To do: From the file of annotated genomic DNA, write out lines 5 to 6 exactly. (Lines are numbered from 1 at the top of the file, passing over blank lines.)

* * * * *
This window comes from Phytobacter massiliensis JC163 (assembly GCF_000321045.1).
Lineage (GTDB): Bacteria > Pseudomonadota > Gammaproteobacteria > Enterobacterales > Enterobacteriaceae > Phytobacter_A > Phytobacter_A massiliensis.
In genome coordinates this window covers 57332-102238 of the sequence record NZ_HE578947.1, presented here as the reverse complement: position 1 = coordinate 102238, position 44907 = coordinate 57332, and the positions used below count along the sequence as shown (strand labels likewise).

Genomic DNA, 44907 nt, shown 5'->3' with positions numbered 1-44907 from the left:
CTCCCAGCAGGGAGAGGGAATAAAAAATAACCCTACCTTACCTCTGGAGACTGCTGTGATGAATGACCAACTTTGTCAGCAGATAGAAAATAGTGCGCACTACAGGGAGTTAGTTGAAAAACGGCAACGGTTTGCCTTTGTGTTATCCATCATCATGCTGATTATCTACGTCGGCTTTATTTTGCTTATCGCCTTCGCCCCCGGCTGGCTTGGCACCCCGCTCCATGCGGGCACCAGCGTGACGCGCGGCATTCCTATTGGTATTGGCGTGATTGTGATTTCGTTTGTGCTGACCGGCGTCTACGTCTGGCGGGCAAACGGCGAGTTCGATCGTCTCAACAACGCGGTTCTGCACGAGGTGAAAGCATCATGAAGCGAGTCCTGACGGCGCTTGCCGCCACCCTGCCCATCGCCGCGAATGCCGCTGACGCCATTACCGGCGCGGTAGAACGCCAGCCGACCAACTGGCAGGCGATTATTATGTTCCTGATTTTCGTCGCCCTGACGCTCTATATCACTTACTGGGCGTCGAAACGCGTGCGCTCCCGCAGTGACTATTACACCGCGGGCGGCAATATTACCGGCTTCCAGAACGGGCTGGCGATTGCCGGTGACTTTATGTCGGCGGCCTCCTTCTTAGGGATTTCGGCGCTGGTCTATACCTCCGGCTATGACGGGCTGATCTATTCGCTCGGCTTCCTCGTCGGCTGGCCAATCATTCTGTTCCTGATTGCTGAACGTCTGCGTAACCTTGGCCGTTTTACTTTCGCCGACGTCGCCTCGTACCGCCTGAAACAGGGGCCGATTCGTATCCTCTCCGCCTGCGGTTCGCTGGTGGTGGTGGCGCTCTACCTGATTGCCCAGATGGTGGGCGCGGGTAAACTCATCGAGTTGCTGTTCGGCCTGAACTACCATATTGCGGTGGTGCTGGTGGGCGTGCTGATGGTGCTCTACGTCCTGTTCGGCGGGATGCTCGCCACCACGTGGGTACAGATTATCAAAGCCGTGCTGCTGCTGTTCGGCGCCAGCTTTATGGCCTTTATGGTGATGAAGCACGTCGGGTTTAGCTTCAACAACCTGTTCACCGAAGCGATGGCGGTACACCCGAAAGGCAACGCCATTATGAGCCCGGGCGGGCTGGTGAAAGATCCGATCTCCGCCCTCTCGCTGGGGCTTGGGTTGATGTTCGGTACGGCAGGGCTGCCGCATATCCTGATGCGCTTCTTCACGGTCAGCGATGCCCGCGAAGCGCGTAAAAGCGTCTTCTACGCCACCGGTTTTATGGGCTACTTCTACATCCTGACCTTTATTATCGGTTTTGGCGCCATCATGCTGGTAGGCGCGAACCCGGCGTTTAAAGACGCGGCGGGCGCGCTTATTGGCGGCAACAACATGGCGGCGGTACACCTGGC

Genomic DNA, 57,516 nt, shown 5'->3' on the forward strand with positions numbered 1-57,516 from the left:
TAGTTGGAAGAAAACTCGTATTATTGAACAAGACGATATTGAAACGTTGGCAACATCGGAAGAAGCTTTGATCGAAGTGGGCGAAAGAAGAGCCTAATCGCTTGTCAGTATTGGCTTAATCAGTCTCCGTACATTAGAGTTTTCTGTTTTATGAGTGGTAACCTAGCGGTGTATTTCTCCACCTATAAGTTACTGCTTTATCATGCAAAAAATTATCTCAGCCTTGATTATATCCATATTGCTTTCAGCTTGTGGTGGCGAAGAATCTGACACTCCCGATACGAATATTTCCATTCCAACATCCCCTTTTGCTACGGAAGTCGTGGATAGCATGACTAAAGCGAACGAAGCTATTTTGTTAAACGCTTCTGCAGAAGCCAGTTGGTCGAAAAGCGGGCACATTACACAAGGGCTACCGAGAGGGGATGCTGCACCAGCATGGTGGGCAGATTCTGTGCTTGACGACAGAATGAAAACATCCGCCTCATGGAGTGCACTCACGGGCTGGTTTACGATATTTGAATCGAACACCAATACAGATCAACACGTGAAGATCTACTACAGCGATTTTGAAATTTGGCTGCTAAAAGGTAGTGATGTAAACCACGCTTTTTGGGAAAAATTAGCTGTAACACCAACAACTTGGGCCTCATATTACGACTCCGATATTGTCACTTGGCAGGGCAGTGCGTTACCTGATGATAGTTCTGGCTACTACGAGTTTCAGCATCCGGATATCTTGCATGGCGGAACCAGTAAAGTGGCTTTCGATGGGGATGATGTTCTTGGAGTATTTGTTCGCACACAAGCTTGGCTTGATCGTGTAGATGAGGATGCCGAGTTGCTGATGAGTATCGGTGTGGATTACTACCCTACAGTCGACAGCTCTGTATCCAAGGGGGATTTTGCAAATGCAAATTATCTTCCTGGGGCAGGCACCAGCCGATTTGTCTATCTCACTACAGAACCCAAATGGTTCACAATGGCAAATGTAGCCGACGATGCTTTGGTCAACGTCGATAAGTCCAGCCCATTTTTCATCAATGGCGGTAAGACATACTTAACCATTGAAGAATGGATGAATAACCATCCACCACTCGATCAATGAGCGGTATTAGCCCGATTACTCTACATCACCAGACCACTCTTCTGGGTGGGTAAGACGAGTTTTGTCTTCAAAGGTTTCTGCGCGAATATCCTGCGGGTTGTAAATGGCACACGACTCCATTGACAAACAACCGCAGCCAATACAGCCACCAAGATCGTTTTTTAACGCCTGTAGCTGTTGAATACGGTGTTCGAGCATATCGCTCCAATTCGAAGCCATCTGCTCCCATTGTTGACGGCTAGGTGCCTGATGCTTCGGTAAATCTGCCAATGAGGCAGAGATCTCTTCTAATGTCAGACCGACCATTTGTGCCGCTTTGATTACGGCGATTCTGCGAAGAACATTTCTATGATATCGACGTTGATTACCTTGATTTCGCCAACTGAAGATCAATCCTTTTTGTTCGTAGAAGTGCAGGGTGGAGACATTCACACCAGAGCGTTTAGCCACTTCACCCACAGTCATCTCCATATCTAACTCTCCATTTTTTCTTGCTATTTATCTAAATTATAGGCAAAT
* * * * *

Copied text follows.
CTCCCAGCAGGGAGAGGGAATAAAAAATAACCCTACCTTACCTCTGGAGACTGCTGTGATGAATGACCAACTTTGTCAGCAGATAGAAAATAGTGCGCACTACAGGGAGTTAGTTGAAAAACGGCAACGGTTTGCCTTTGTGTTATCCATCATCATGCTGATTATCTACGTCGGCTTTATTTTGCTTATCGCCTTCGCCCCCGGCTGGCTTGGCACCCCGCTCCATGCGGGCACCAGCGTGACGCGCGGCATTCCTATTGGTATTGGCGTGATTGTGATTTCGTTTGTGCTGACCGGCGTCTACGTCTGGCGGGCAAACGGCGAGTTCGATCGTCTCAACAACGCGGTTCTGCACGAGGTGAAAGCATCATGAAGCGAGTCCTGACGGCGCTTGCCGCCACCCTGCCCATCGCCGCGAATGCCGCTGACGCCATTACCGGCGCGGTAGAACGCCAGCCGACCAACTGGCAGGCGATTATTATGTTCCTGATTTTCGTCGCCCTGACGCTCTATATCACTTACTGGGCGTCGAAACGCGTGCGCTCCCGCAGTGACTATTACACCGCGGGCGGCAATATTACCGGCTTCCAGAACGGGCTGGCGATTGCCGGTGACTTTATGTCGGCGGCCTCCTTCTTAGGGATTTCGGCGCTGGTCTATACCTCCGGCTATGACGGGCTGATCTATTCGCTCGGCTTCCTCGTCGGCTGGCCAATCATTCTGTTCCTGATTGCTGAACGTCTGCGTAACCTTGGCCGTTTTACTTTCGCCGACGTCGCCTCGTACCGCCTGAAACAGGGGCCGATTCGTATCCTCTCCGCCTGCGGTTCGCTGGTGGTGGTGGCGCTCTACCTGATTGCCCAGATGGTGGGCGCGGGTAAACTCATCGAGTTGCTGTTCGGCCTGAACTACCATATTGCGGTGGTGCTGGTGGGCGTGCTGATGGTGCTCTACGTCCTGTTCGGCGGGATGCTCGCCACCACGTGGGTACAGATTATCAAAGCCGTGCTGCTGCTGTTCGGCGCCAGCTTTATGGCCTTTATGGTGATGAAGCACGTCGGGTTTAGCTTCAACAACCTGTTCACCGAAGCGATGGCGGTACACCCGAAAGGCAACGCCATTATGAGCCCGGGCGGGCTGGTGAAAGATCCGATCTCCGCCCTCTCGCTGGGGCTTGGGTTGATGTTCGGTACGGCAGGGCTGCCGCATATCCTGATGCGCTTCTTCACGGTCAGCGATGCCCGCGAAGCGCGTAAAAGCGTCTTCTACGCCACCGGTTTTATGGGCTACTTCTACATCCTGACCTTTATTATCGGTTTTGGCGCCATCATGCTGGTAGGCGCGAACCCGGCGTTTAAAGACGCGGCGGGCGCGCTTATTGGCGGCAACAACATGGCGGCGGTACACCTGGC

Genomic DNA, 57,516 nt, shown 5'->3' on the forward strand with positions numbered 1-57,516 from the left: